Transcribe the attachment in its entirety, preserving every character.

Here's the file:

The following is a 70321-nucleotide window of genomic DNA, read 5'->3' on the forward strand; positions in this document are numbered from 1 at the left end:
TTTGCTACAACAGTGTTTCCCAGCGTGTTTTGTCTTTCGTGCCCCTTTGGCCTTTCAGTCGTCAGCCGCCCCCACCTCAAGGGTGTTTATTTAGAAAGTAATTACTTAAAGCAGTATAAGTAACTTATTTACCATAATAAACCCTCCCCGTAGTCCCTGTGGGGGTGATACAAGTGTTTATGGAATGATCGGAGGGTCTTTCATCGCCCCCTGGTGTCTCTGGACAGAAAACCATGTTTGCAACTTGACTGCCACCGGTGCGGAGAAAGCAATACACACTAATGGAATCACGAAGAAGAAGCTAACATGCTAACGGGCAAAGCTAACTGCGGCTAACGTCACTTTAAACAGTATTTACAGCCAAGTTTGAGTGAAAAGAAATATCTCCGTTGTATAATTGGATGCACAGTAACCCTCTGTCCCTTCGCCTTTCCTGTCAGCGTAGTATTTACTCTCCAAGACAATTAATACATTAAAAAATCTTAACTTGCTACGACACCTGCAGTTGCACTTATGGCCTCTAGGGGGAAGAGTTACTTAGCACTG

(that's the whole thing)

The following is a 70321-nucleotide window of genomic DNA, read 5'->3' on the forward strand; positions in this document are numbered from 1 at the left end:
TTTGCTACAACAGTGTTTCCCAGCGTGTTTTGTCTTTCGTGCCCCTTTGGCCTTTCAGTCGTCAGCCGCCCCCACCTCAAGGGTGTTTATTTAGAAAGTAATTACTTAAAGCAGTATAAGTAACTTATTTACCATAATAAACCCTCCCCGTAGTCCCTGTGGGGGTGATACAAGTGTTTATGGAATGATCGGAGGGTCTTTCATCGCCCCCTGGTGTCTCTGGACAGAAAACCATGTTTGCAACTTGACTGCCACCGGTGCGGAGAAAGCAATACACACTAATGGAATCACGAAGAAGAAGCTAACATGCTAACGGGCAAAGCTAACTGCGGCTAACGTCACTTTAAACAGTATTTACAGCCAAGTTTGAGTGAAAAGAAATATCTCCGTTGTATAATTGGATGCACAGTAACCCTCTGTCCCTTCGCCTTTCCTGTCAGCGTAGTATTTACTCTCCAAGACAATTAATACATTAAAAAATCTTAACTTGCTACGACACCTGCAGTTGCACTTATGGCCTCTAGGGGGAAGAGTTACTTAGCACTG